Fifteen secondary school educators from 14 U.S. states have been selected to participate in the one-year GenEd Teacher Fellowship Program, including a 10-day intensive professional development trip to Armenia in July, based at the Armenian Genocide Museum-Institute, after which the GenEd Teacher Fellows will lead their own teacher training activities for their peers.
The 2023 GenEd Teacher Fellows gathered for the first time in March via video call, where they got to know each other and GenEd team members.
Brenda Boehler (Tucson, AZ) teaches World History, Western Civilization, IB Theory of Knowledge, and she serves as Social Studies Chair at Cholla High School. Brenda has lived and taught in England, Ukraine, and Russia. She says her passion is empowering students with new possibilities.
Sarah Dixen (Winona, MN) teaches AP World History, Human Geography, AP Government, and Service Learning at Winona Senior High School. She also serves as Social Studies chair. Having taught and developed a Master of Education program for 10 years, she returned to high school teaching to work more closely with students and her content area.
Misty Ebinger (New London, OH) An educator for 21 years, Ebinger teaches history and government courses, as well as a course in Holocaust and Genocide Studies. She serves on the board of Ohio’s Holocaust and Genocide Education Network, representing small, rural school districts.
David Green (Acton, MA) In his 28-year tenure, Green has taught World history, United States history, and Psychology and is in his 8th year as Acton Boxborough Regional High School’s Social Studies chair. After travels to Armenia and the Middle East, Green says he plans to formalize those experiences with new insights from this fellowship.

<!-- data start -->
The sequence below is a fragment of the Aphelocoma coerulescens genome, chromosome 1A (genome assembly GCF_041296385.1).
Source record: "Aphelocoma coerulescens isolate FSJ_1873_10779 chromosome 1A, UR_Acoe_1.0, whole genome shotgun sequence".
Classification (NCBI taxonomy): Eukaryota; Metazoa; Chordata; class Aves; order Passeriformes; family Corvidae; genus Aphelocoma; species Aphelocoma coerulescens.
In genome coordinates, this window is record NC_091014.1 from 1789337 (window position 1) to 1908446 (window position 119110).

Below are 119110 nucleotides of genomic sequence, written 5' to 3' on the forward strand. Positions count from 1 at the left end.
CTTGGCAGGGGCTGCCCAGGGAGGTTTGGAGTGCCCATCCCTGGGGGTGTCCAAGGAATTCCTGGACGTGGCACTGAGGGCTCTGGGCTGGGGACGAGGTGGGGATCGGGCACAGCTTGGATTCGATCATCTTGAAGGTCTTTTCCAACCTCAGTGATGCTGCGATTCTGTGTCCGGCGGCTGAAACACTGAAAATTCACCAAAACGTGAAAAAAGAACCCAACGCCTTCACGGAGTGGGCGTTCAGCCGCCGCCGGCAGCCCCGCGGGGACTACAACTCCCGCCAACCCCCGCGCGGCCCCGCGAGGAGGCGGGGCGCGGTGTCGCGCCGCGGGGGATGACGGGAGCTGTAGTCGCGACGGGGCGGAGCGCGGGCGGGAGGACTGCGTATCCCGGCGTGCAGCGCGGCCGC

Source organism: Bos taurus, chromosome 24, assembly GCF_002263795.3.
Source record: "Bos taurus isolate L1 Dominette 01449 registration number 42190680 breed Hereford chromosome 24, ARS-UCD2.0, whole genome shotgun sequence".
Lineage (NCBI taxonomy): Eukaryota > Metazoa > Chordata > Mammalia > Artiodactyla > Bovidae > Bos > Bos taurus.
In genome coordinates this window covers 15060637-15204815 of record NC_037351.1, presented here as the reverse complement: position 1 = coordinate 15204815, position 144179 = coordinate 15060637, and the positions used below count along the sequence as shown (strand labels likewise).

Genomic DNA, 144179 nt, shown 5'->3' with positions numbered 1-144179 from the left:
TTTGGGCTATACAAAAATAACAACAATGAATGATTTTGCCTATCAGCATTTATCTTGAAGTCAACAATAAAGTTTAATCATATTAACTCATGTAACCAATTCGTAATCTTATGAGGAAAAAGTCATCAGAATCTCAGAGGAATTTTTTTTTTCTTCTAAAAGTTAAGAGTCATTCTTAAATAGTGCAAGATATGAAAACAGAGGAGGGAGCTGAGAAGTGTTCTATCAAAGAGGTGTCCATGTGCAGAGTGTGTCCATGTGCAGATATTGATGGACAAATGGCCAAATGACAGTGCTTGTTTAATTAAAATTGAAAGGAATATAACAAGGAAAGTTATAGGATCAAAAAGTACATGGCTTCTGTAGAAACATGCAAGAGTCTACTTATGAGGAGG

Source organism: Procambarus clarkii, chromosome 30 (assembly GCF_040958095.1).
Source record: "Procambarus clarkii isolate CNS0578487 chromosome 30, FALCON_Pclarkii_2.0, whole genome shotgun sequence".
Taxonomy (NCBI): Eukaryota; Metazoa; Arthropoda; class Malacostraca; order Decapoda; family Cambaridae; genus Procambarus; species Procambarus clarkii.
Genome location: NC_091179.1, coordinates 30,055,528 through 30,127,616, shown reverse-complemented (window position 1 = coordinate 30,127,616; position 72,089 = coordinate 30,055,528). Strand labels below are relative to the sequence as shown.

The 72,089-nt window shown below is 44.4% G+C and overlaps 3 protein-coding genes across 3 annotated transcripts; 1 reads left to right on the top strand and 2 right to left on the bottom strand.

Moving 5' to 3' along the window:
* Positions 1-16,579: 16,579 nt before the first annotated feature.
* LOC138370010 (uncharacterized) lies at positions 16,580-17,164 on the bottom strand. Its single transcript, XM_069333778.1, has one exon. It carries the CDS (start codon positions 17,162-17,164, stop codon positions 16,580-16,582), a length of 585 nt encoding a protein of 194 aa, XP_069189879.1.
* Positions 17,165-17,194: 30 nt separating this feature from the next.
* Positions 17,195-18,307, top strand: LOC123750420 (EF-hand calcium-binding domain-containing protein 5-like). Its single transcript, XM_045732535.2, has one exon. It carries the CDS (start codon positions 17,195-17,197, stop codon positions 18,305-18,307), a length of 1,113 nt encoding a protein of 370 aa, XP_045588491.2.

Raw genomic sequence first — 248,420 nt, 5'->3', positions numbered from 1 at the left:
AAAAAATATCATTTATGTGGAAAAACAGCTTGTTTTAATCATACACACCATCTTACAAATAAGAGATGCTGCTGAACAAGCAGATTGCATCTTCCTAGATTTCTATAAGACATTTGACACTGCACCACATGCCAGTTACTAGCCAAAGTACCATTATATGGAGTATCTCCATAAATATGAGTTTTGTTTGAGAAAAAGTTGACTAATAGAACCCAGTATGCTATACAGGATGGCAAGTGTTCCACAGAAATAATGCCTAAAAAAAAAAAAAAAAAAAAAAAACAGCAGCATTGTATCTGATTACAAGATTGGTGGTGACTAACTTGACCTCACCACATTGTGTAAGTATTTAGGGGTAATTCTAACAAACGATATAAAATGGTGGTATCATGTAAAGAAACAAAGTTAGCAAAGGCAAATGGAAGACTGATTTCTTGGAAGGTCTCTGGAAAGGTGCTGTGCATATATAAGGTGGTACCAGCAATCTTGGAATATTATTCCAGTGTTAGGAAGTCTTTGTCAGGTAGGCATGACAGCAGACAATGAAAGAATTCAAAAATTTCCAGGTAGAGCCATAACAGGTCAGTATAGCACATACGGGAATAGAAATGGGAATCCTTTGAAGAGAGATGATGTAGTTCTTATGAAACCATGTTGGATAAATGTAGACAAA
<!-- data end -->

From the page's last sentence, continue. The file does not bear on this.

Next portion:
Leigh-Ann Hendrick (Chautauqua, NY) is the director of the Holocaust and Social Justice Education Program of Chautauqua, a co-founding director of the Chautauqua County Summer Institute for Human Rights and Genocide, and a US Holocaust Memorial Museum Fellow. As a 24-year social studies teacher, Hendrik says she strives to empower students and educators to take an active role in our shared humanity.
Don Jenkins (Oak Harbor, WA) is a teacher at North Whidbey Middle School. He has been teaching social studies for 30 years and included the Armenian Genocide in his courses on Pacific Northwest history and United States history. Last summer, he traveled to Poland with the Pilecki Institute with teachers from all over the world to learn about the impact of totalitarianism during the 20th century.
Cynthia Martinez (Felton, CA) has been teaching Social Studies for 26 years. She currently teaches 12th-grade Economics & AP Government and 10th-grade World History at San Lorenzo Valley High School. She serves as Social Studies department chair, is leading the creation of her school’s ethnic studies program, and is drafting a GenEd curriculum unit on Armenian Genocide resistance.